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Mindfulness - a beginners view

So I've been practising mindfulness for a good few years now and although I'm not able to use it to calm me down in every given situation (yet!) it certainly helps me cope with being overwhelmed most of the time. I even incorporate it into my Reiki sessions and many people tell me that was the most significant element to help them to relax and find a moments peace.



Mindfulness practise is so easy and it can take just a few minutes at a time. It really is enabling yourself to be in the moment, but as most of us are either thinking about what's already happened or what's going to happen we're stuck in a loop of not really being in the here and now. Many people describe this state as the 'monkey mind' or the Ego chattering away, if we can find a way to focus on the present it creates a breather for your mind, similar to a nap or workout for your mind. It quietens all the chatter and brings you back to yourself.


For quite a while I thought that mindfulness was a state of enlightenment achieved by so few during a life time of meditation, something that I would struggle to achieve and never reach. I was very wrong.

I first discovered the benefits of mindfulness whilst designing courses to promote well being. Learning the science behind mindfulness helped sway my beliefs, but the actual practise grounded my realisation that this was something everyone could certainly have a go at and benefit from.

Modern life can be so full to the brim that we often find ourselves bailing out water just to stay afloat. Mindfulness helps you sit calmly for a while, soaking up the moment and more able to manage.

It's all to do with quietening down a primal region of the brain that controls our 'fight or flight' response called the amygdala. With practise mindfulness can shrink this area and increase the pre-frontal cortex, the area associated with higher order brain functions such as awareness, decision-making and concentration. If you find yourself looping round the same old problems whilst trying to get off to sleep it is the amygdala that is chattering away.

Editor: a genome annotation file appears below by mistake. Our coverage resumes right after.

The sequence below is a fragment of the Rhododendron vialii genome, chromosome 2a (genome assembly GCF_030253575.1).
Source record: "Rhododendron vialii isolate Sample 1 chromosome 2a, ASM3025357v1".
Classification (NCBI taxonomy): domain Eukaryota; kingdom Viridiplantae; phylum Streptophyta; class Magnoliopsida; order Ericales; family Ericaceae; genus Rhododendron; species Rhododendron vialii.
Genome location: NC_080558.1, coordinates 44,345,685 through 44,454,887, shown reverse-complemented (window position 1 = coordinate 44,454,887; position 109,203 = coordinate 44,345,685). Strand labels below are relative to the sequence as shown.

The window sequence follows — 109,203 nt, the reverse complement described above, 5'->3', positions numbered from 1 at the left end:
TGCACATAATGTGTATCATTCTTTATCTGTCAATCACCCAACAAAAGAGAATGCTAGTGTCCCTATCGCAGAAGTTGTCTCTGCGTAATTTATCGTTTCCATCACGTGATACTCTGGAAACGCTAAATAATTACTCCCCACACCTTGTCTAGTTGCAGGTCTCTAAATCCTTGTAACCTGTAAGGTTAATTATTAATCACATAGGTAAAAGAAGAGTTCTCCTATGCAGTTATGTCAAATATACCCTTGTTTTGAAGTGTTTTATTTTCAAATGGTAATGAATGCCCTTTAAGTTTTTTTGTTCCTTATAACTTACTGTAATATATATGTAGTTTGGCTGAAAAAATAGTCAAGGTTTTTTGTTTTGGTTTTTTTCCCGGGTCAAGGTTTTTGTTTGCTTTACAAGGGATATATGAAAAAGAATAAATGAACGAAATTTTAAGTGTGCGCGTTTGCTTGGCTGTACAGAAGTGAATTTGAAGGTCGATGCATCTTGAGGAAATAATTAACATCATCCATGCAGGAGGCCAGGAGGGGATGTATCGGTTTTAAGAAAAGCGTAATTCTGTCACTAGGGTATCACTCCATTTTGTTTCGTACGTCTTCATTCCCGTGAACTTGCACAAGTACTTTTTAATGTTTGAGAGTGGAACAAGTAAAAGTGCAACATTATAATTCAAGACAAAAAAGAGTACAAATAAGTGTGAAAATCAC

There are several techniques to try and many online meditations to guide you. There are even apps for your phone that can help you develop a daily mindfulness practise. www.headspace.com or www.calm.com are a good place to start. I've been watching 'The Mind, Explained' on Netflix and the Mindfulness episode is far more succinct at explaining the science than I am.





If you're keen to try something right now or when you're getting off to sleep then maybe this will help:

1. Position yourself somewhere warm and comfortable. Put some cosy socks on if it helps.

2. Play some soothing instrumental music (you can find mediation music on You Tube).

3. Light a candle if you find it difficult to focus or close your eyes if preferred.

4. Once you are comfortable, take a deep breath in through your nose, hold it for a short while and then release. Different people like different count rhythms, I use 5, 7, 5. Breathe in for 5 seconds, hold for 7 seconds and release for 5 seconds. Repeat the breathing exercise three times.

5. Now breathing naturally, calmly, on the next intake of breath imagine following the breath from your nose (or mouth) as it passes down along your trachea, into your lungs, into the bronchi, along to the tiny root-like systems of bronchioles. Follow the breath in, and out a few times. If you have other thoughts don't judge them, acknowledge them and let them go, come back to the breath.


6. As you continue to breath naturally you can introduce the senses, what does the breath feel like as it enters and when it exits. Give your breath a colour, if you are cold choose a warming colour, imagine the breath warming you as breath in. Can you smell any scent? If you are worried about something and it keeps popping back into your thoughts allow your breath to surround it and carry it away. Visualise your breath as a blanket surrounding the thought and gently release it as you breathe out.  

7. I like to end a short practise with gratitude. If you can think of something that you are grateful for in that moment, acknowledge it and return to the everyday.


I concentrated simply on breathing above but you can work through areas of your body or mind, there are techniques to help ground you, to recall happier memories and triggers to take you back to those emotions when you need them.  Mindfulness can be as simple as a five minute breathing exercise and called upon as often or as little as you want. Next time you are doing the washing up or taking the dog for a walk try and place yourself in the moment. Practise step 4 of the breathing exercise above and immerse yourself, notice and work through the senses and really be in that place. You'll be surprised how much you might have missed. 

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©2020 by Creative Therapy Space.  Mostly original artwork and photography by Teresa Crickmar